In the Field of the Invention Steam generators have been in use for many years. Such generators have primarily employed burnable fuels to raise the temperature of a body of water until the water changes into steam. The uses of steam generators have been many. Many building heating systems employ steam as the heating medium. Many chemical processes employ steam to produce certain chemical reactions. Some of these use the steam as a source of heat or to contribute to the reaction while others use the steam as a catalyst to promote the desired reactions. Many physical problems are aided by the use of live steam. For example, certain types of mining operations employ steam to expedite the removal of minerals from the ground. Also, in the drilling for petroleum and gas it is often desired to use live steam to cause the start of the upward discharge of these liquids and gases once pockets of them have been reached by drilling.
It is concluded that steam generation the past have been useful and will continue to be useful in the future especially if a more economical steam generator is available. The steam generator of this present invention is such an economical device.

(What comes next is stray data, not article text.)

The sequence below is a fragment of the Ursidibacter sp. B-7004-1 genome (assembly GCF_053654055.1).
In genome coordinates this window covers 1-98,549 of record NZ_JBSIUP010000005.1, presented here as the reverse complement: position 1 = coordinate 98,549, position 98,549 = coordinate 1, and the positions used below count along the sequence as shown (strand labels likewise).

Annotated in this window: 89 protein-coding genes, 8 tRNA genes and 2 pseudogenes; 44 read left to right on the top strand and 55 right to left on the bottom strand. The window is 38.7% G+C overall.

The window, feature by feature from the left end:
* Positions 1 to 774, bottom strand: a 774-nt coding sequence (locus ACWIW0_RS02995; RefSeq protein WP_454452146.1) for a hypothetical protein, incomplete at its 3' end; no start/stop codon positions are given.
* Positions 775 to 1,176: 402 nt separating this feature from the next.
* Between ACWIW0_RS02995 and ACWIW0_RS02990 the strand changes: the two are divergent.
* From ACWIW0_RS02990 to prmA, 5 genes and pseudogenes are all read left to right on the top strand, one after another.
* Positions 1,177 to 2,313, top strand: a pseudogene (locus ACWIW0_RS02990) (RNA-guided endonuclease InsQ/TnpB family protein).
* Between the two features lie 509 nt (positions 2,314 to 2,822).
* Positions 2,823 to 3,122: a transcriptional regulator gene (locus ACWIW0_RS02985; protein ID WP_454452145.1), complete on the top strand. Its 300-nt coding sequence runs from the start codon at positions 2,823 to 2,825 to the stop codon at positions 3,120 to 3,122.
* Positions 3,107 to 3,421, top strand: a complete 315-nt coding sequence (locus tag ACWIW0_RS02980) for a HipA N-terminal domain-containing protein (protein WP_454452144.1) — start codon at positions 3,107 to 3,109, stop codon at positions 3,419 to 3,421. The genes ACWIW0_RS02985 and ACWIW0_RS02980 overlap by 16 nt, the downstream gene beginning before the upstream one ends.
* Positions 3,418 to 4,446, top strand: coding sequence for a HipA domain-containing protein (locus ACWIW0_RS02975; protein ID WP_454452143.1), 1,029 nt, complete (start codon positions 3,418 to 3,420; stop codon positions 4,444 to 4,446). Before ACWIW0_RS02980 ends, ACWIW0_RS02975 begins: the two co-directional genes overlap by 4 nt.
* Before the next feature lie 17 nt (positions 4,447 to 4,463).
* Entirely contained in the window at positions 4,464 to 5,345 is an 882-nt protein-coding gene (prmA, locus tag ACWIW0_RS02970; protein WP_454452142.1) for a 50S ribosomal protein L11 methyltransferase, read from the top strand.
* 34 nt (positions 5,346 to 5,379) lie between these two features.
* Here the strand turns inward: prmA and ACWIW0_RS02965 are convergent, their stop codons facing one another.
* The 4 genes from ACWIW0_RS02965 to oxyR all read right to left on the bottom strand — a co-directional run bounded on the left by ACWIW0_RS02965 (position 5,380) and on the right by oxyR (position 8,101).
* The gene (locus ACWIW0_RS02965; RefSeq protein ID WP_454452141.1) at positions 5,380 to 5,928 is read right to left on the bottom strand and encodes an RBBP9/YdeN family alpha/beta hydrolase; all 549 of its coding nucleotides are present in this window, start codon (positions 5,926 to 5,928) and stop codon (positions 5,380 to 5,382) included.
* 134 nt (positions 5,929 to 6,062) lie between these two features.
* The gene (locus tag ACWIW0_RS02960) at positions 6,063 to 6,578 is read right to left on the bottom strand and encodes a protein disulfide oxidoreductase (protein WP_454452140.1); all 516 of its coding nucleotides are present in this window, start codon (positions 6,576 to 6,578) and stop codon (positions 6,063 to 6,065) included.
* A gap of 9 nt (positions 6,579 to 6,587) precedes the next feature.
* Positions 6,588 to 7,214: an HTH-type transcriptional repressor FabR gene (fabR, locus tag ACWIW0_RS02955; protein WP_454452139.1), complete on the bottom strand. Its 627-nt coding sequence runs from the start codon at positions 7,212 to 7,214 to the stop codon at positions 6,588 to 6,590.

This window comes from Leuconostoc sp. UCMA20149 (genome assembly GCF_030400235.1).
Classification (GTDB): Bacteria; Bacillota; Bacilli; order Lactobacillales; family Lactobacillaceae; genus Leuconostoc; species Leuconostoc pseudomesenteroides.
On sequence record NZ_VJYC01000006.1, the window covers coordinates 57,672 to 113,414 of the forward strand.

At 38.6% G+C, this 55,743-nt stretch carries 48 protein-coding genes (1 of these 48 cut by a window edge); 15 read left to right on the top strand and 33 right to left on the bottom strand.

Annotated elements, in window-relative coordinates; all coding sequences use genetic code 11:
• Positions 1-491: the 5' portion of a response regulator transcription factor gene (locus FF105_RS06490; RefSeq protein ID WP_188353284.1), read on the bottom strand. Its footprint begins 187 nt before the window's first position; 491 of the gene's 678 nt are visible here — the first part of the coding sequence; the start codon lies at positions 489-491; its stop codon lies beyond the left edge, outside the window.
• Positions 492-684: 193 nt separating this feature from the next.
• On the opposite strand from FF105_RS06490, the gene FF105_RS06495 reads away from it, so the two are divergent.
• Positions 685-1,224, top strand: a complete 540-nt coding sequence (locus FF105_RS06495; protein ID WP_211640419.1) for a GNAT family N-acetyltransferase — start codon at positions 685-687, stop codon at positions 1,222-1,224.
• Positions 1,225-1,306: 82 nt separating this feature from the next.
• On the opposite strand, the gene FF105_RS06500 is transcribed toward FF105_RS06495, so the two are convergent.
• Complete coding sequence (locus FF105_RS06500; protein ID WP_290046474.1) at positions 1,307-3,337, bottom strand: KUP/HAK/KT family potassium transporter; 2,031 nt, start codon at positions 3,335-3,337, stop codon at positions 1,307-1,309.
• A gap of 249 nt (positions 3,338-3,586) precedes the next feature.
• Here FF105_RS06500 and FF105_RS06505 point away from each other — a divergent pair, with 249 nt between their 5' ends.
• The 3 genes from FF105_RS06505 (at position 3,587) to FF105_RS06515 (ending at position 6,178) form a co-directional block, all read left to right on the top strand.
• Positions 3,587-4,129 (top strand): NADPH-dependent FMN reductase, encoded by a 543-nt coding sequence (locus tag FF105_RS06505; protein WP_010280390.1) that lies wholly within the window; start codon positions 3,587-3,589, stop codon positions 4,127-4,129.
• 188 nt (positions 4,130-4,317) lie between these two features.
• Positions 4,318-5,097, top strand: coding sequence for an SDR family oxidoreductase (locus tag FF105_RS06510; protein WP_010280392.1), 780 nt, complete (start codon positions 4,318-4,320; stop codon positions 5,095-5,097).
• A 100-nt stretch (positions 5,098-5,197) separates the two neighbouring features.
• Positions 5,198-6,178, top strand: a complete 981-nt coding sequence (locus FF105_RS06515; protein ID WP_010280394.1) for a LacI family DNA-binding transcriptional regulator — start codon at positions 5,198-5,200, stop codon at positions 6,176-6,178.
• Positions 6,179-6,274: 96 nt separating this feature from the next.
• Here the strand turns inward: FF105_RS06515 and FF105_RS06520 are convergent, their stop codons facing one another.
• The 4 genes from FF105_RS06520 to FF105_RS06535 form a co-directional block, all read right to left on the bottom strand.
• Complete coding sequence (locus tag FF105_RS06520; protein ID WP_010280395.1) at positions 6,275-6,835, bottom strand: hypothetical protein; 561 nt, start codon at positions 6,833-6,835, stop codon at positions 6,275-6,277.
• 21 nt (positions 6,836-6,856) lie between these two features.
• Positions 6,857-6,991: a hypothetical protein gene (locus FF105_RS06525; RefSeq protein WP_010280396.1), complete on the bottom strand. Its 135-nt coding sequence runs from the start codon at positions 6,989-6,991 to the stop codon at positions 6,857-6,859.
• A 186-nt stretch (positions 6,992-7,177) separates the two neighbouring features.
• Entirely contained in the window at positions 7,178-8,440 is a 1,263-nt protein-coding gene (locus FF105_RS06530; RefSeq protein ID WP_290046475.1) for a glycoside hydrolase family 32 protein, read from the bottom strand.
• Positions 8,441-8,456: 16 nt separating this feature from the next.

Summary of the Invention
A principal object of the present invention is to provide a novel steam generator.
An important object of this invention is to provide a novel device to produce and intensify a series of water hammers within a distended body of water to thereupon substantially raise the temperature and pressure of such water.
Still another important object of this invention is to provide a device as set forth in the preceding object in which the water hammer is caused by alternating forces — first a centrifugal action and second a vacuum action — causing the body of water to be first pulled in one direction and then to snap back in an opposite direction.
Another and still further important object of this invention is to provide a device of the preceding two object in which the distended body of water includes at least one closed bottom passageway in which the movement of water therein is suddenly extinguished and in which the snapping back and forth action of the water column occurs to thereby intentionally impart a water hammer to the body of water so that a portion thereof is continuously converted to live steam.
Other and further important object and advantages will become apparent from the disclosures in the following specifications and accompanying drawings.